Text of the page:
original quotations from various sources like Mahabharata, and
    Smritisetc. see Kane 1974. Vol. II. (II). pp. 1271-77)45
    .
    From the above foregoing discussion it may be seen that
    dana has been an important part of religious/spiritua1 life and social
    responsibility of the rulers as well as individuals. So much sanctity
    and sa redness has been attached to dana and various aspects of
    danaland that it is difficult to believe that it can be equated with that
    of a fief or a manor or merely a small piece of land in a feudal
    structure as in European society.
    References :
  7. Dana – The nearest English equivalent for word „dana‟ is „the act
    of giving‟ „oblation‟, „donation‟, „gift‟; Monier Williams Sanskrit
    English Dictionary. p. 474).
  8. Rigveda(1.125).
  9. Rigveda(1.126.3).
  10. Matsya(82-91 and 274-89: Agni 208-215-217; Varaha 99-111
  11. Vide Sabra on JaiminiIV. 2. 28, VII. 1.5, IX. 4.32 and the
    Mitaksara on Yajnavalkyasmriti II. 27.
  12. Devalaas quoted by Aparark p. 287 and HemadriDanakhandap.
    13.
  13. Devala quoted by Hemadri in Danakhanda: p.14.
    458 JIGYASA, ISSN 0974-7648, Vol. 12, No. III, April 2019
  14. Vedavyasa (IV.60).
  15. Daksha (III.17-18).
  16. Manu (IV. 193-200).
  17. Vedavyasa (IV.55-56).
  18. BrhatParasara (VIII. 24142).
  19. Gautam III.(508-509).
  20. Vanaparva(200.5-9).
  21. Devala (quoted by Aparaka. 288).
  22. Manusmriti(IV.235).
  23. Anusasanaparvaof Mahabharata (59.7).
  24. MarkandeyaPurana (35.52-53).
  25. MatsyaPurana(72.39).
  26. Vishnu Purana (92.32).
  27. Aparaka:290; Asvamedhicparva: 90.96-97; Agni Purana211.1.
  28. VedaVyasa, (IV.30-31).
  29. Yajnavalkya (II.175)
  30. BaudhayanDharmasatra(II.3.19).
  31. Manusmriti(XI. 9-10).
  32. Naradasmriti(111.6, IV.9-12).
  33. Brihaspatismriti(XIV.3, XI.5, XIV.6,15-17).
  34. LagbuSatatapa(145-153).
  35. Vanaparvaof Mahabbarata(200.125).
  36. Vishnudharmasaatramentions (chapt.89).
  37. Visvarupa (on Yajnavalkyasmriti1214-217).
  38. Prajapati (25 and 28).
  39. Atri (327)
  40. SkandaPurana(quoted by Hemadridanakbandap. 83).
  41. Yajnavalkyasmriti(II. 185).
  42. Kautilya(II. 1).
  43. Anusasanaparvaof Mahabharata (62.19).
  44. Parasara (XII. 49).
  45. Vishnu Purana (5, 181).
  46. Vanaparva(93:78-79).
  47. Anusasanaparva (59.5).
  48. Yajnavalkyasmriti(I.318-320).
  49. Apararka(pp. 579-580).
  50. Gupta inscription (No.8 CII. (III) pp. 36ff, dated, 88 of the Gupta
    Era (i.e. 407-8 A.D.).
  51. Kane 1974. Vol. II. (II). pp. 1271-77.

Bhumidana in Ancient India: A Religious and
Spiritual Perspective
Dr Rajeev Pratap *
In India, the act of dana (The nearest English equivalent for
word „dana‟ is „the act of giving‟ „oblation‟, „donation‟, „gift‟;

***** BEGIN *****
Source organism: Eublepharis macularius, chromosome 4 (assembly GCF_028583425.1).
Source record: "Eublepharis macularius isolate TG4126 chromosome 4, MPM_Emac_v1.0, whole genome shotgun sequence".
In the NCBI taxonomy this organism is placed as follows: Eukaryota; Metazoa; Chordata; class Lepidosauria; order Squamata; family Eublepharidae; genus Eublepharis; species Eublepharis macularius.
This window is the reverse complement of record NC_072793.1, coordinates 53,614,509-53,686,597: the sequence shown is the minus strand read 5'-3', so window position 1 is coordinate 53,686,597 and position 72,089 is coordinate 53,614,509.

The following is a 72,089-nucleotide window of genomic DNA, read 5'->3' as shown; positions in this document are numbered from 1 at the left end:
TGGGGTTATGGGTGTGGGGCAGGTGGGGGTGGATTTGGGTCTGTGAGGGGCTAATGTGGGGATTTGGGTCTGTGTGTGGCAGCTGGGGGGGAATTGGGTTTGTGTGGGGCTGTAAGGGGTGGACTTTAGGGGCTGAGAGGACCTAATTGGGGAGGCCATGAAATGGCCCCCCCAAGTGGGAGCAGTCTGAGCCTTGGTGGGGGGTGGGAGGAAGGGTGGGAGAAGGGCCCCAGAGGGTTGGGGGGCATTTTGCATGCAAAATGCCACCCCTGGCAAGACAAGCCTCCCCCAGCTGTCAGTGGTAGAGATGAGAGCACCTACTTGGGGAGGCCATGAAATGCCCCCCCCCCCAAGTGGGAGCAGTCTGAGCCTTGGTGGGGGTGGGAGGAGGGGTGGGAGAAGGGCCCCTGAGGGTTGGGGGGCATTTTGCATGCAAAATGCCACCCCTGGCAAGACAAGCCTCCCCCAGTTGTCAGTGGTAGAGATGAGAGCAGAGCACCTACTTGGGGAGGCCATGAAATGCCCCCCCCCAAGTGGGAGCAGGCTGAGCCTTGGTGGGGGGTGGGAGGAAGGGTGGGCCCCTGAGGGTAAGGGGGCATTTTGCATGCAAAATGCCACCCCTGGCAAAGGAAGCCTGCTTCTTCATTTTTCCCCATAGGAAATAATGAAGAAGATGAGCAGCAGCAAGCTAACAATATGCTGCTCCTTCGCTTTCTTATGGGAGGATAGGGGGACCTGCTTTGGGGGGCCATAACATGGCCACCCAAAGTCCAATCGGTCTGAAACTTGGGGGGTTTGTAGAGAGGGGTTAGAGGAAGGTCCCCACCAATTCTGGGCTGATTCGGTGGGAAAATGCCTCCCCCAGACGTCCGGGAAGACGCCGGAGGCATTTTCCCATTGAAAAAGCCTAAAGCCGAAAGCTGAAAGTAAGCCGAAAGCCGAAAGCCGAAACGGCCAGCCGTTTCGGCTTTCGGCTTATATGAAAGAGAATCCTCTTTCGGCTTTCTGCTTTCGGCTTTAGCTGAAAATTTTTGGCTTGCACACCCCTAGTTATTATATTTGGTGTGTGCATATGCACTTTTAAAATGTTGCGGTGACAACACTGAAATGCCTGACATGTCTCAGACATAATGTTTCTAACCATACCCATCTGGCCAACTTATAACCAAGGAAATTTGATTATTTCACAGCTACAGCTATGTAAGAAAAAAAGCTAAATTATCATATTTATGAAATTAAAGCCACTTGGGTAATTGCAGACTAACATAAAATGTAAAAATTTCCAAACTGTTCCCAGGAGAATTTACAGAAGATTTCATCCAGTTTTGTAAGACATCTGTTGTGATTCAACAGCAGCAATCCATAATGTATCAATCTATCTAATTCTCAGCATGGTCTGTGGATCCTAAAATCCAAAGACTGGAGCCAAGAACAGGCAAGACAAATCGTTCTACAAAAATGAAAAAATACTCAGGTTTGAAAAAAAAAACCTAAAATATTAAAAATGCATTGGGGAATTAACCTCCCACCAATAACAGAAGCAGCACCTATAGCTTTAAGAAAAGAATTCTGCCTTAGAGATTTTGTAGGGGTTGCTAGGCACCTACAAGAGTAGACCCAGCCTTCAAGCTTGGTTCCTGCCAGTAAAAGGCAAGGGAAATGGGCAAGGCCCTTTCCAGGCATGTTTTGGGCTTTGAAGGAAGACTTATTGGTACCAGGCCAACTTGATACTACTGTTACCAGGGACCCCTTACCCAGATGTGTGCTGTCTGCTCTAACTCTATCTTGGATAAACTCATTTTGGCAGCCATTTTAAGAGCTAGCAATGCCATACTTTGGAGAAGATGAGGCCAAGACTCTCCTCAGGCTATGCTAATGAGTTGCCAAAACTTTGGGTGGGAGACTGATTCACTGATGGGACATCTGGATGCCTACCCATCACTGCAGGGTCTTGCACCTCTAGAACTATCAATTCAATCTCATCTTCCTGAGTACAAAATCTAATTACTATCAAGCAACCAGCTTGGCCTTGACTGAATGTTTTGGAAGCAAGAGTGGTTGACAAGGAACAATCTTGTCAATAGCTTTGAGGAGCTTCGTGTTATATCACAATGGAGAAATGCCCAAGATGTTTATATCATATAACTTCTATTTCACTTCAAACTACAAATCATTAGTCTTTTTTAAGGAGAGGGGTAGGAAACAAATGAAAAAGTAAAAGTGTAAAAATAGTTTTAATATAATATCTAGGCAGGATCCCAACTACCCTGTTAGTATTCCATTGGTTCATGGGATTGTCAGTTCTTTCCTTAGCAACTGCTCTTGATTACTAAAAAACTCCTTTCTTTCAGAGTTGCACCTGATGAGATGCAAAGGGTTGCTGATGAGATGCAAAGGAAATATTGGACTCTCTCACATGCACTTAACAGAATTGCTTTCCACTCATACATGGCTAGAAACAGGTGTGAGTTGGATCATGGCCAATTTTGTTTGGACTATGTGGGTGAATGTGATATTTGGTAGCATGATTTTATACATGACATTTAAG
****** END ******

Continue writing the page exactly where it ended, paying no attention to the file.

Monier Williams Sanskrit English Dictionary. p. 474)1
has been
highly appreciated right from earliest times. There are danastutis
(eulogies of gifts) in the Rigveda (1.125)2
in which the gifts made by
king and dana in general are eulogised. Among the objects gifted, the
most important are cows. In Rigveda (1.126.3)3 Kaksivat represents
that he received sixty thousand cows from Svanaya, along with ten
chariots to each of which four bays of horses were yoked and in
which young girls were seated. Right from the Rigvedic times, the
literature on dana is of enoromous extent. Satapatha Brahmana,
Aitareya Brahmana, Chhandogya Upanishad, Puranas, Matsya(82-
91 and 274-89: Agni 208-215-217; Varaha 99-111)4
Anusasanaparva of Mahabharata, Smiritis particularly Manu,
Yajnavalkya, Brahaspati etc. contain numerous verses on dana.
There are treatises especially devoted to the subject of dana, the most
important being, Hemadri‟s Danakhanda of Caturvarga Cintamani;
Danakriyakaumudi of Govindananda, the Danamayukha of
Nilakantha, Danaprakasa of Mitramisra and Dana of Ballalasena etc.
The ancient Dharamasastras clearly made a distinction
between yaga, homa and dana. The yaga is constituted by
abandoning something that belongs to one, intending it for a deity
and accompanying it with vedic mantra. The homa is offering into
fire something belonging to oneself over which one abandons one’s
ownership and which is (thing) intended for a deity.
Dana consists in the cessation of one’s ownership over a
thing and creating the ownership of another over that thing and this
last occurs when the other accepts the thing, and the acceptance may
be mental or vocal or physical; (vide Sabra on JaiminiIV. 2. 28, VII.
1.5, IX. 4.32 and the Mitaksara on Yajnavalkyasmriti II. 27)5
. The
Mitakasara explains that physical acceptance may be effected in
various ways such as by actually receiving the thing in one‟s hand or
by simply touching it. Yajnavalkyasmriti illustrates this, “one should

  • Assistant Professor, Amity University Uttar Pradesh, Lucknow
    Bhumidana in Ancient India: A Religious and Spiritual Perspective 451
    give (and the donee may accept) a deer skin (by touching it) on the
    hairy side, a cow by its tail, all elephant by its trunk, a horse by its
    mane, a female slave by (touching) her head.” The Mitaksara adds
    that as it is impossible to accept a field physically (except by
    enjoying its fruits), its acceptance is effected by some enjoyment,